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High blood pressure, no pre e...hoping to connect

This section is for discussions with other women who have probably been through the same signs/symptoms that you may be experiencing. Please note, we cannot offer medical advice and encourage members to discuss their concerns with their doctors. New members, come on in and introduce yourself!

Re: High blood pressure, no pre e...hoping to connect

Postby aajatwins » Wed May 30, 2012 02:29 pm

by aajatwins (476 Posts), Wed May 30, 2012 02:29 pm

I absolutely agree, induction is preferable to being cut open and sections are definitely major surgery. And I've actually seen a couple of posters here who said they were able to deliver during/after having seizures - which is crazy to me! - but evidently it happens.
Anna (28) - endometriosis
Hubby (27)
Aidan & Jordan - 7.2.09 at 36 weeks. Induction turned emergency c-section due to eclampsia. big healthy toddlers today!
Asa - 10.23.11 at 39 weeks. NO hypertensive issues!! successful VBAC :)
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Re: High blood pressure, no pre e...hoping to connect

Postby caryn » Wed May 30, 2012 05:07 pm

by caryn (10124 Posts), Wed May 30, 2012 05:07 pm

The way to think about this is to remember that we don't get to choose between the no-risk scenario and something riskier. There are known statistical risks associated with all of these things, and if you ask your docs, they will be able to tell you (at least rough!) numbers. And you'll probably want the less-risky of the two options, whichever it is. After all, the reason for "choosing natural birth" is that arguably evidence says it's the less risky option given a normal pregnancy, all other things being equal.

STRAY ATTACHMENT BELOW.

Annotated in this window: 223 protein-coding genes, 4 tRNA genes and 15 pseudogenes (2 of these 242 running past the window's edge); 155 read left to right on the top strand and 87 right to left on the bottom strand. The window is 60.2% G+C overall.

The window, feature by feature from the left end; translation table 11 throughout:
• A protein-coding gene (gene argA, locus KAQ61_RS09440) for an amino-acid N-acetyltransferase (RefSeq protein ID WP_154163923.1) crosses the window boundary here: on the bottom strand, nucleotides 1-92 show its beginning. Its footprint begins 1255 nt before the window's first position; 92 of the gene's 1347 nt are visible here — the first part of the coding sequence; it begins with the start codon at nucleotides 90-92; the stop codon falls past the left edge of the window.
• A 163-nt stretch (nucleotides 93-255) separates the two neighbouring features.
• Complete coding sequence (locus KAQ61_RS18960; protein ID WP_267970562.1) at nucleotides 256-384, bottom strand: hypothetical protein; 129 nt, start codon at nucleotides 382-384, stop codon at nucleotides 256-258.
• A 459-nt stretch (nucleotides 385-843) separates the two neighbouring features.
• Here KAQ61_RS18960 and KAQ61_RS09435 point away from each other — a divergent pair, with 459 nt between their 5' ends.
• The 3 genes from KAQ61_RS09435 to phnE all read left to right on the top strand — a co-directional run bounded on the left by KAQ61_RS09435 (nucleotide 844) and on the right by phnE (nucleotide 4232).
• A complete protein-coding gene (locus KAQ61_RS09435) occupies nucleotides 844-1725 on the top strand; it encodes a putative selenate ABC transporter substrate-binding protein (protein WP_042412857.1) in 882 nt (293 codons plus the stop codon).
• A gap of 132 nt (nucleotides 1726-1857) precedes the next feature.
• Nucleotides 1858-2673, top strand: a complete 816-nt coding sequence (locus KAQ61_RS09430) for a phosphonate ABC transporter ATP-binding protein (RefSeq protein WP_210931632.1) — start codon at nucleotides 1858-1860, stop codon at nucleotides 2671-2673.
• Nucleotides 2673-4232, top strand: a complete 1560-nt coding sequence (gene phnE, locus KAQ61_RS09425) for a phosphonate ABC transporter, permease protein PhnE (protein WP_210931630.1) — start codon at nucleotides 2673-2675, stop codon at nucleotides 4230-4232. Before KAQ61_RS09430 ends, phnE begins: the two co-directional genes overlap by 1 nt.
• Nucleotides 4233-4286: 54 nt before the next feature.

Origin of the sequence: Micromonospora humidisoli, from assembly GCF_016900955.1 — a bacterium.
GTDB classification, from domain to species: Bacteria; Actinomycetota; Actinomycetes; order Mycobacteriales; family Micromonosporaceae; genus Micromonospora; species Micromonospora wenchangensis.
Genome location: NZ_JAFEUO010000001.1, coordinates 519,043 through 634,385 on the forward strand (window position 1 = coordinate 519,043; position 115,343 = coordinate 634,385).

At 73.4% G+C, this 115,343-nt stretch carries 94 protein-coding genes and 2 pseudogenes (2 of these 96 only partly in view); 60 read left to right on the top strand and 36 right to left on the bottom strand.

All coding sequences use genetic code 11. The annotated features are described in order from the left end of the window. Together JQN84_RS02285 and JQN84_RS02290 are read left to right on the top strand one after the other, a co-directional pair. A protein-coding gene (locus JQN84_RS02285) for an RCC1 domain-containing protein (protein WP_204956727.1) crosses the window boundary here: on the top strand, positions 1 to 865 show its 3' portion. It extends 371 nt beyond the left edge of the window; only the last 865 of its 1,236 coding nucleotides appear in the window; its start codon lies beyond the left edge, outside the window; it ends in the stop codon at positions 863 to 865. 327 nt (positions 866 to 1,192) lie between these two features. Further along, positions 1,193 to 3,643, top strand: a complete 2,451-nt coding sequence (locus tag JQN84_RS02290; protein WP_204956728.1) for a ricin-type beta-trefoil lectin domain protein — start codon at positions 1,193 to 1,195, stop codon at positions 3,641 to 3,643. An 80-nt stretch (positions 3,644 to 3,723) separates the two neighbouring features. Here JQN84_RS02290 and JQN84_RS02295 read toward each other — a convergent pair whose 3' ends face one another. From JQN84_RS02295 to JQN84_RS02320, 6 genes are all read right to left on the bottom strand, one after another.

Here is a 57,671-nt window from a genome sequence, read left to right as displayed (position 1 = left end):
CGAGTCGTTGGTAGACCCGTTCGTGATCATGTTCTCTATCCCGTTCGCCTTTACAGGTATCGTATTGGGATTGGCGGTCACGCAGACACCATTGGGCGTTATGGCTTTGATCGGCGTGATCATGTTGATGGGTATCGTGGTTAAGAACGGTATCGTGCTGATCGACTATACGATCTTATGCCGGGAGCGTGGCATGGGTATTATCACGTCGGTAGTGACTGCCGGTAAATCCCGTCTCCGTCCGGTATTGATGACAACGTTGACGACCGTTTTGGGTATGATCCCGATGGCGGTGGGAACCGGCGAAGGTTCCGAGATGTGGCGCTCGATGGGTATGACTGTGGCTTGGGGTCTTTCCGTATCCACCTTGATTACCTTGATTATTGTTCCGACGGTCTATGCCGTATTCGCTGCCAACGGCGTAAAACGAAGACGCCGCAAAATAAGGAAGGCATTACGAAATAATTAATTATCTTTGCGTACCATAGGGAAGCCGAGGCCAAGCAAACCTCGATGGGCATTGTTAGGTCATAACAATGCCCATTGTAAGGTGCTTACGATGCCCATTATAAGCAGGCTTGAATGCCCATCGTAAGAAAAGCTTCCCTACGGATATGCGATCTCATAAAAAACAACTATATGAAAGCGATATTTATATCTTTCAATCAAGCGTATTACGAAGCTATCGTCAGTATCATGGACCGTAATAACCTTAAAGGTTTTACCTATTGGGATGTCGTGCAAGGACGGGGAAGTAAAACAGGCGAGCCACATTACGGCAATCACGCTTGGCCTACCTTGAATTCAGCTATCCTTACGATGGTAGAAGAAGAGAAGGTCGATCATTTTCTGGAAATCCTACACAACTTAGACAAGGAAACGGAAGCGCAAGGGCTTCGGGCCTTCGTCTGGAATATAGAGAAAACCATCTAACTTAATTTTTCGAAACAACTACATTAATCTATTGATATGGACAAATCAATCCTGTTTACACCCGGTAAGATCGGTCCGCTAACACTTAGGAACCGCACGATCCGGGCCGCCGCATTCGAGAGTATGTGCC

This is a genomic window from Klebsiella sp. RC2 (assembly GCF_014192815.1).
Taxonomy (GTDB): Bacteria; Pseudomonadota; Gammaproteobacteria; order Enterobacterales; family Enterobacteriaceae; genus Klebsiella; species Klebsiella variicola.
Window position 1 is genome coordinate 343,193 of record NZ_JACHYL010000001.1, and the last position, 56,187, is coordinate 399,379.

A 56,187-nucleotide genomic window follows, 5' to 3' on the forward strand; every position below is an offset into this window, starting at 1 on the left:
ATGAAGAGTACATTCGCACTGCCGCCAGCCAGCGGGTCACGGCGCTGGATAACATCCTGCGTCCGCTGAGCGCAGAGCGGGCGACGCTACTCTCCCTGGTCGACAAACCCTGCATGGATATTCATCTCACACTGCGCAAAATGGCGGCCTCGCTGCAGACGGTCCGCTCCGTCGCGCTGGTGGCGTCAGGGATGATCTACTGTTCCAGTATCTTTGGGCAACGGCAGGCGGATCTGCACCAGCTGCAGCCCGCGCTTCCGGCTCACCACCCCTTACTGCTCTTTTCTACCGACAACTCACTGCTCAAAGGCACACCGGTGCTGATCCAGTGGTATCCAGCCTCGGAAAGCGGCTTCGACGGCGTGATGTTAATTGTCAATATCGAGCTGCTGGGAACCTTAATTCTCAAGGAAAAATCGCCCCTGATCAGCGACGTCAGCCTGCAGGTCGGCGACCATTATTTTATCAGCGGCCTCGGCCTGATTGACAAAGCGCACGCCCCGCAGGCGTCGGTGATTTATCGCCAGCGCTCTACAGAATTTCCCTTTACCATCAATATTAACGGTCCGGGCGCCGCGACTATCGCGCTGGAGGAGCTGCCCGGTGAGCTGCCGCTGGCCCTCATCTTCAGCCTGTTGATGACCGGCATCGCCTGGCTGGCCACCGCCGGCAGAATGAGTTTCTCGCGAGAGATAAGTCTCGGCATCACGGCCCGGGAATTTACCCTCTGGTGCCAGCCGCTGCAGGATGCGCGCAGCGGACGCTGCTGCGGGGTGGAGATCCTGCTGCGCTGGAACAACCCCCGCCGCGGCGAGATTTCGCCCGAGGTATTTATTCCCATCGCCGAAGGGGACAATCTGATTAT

Since these pregnancies aren't normal, the umbrella of options that constitute "natural birth" aren't necessarily the least risky options, any more. It's hard to wrap our heads around this, because we were generally low-risk for complications at the beginning of our first pregnancies, when we read popular pregnancy books and blogs. But on this board, women aren't at low risk for complications - they're *already having medically complicated pregnancies*. We already have hypertension, or a history of preeclampsia. And women in those populations have a different risk profile from normal pregnant women.

Induction with pitocin at 37 weeks is the lowest risk scenario in some cases. Emergent Caesarean with a NICU team in the room is the lowest risk scenario in some cases (raises hand). Amnio to check for fetal lung maturity followed by a scheduled Caesarean is the lowest-risk scenario in some cases.

Some women value some things more highly than choosing the lowest risk scenario, in which case they may choose the riskier of the available options. But sometimes there are no options, medically speaking - and that's probably okay with everyone who posts here, because we want to get to raise our babies.
Science! The articles you don't want to miss:
The Preeclampsia Puzzle (New Yorker) and Silent Struggle: A New Theory of Pregnancy (New York Times)
Looking for recent articles and studies? Lectures from researchers?
A chance to participate in research? For us on Facebook or Twitter?

Caryn, @carynjrogers, who is not a doctor and who talks about science stuff *way* too much
DS Oscar born by emergent C-section at 34 weeks for fetal indicators, due to severe PE
DD Bridget born by C-section after water broke at 39 weeks after a healthy pregnancy
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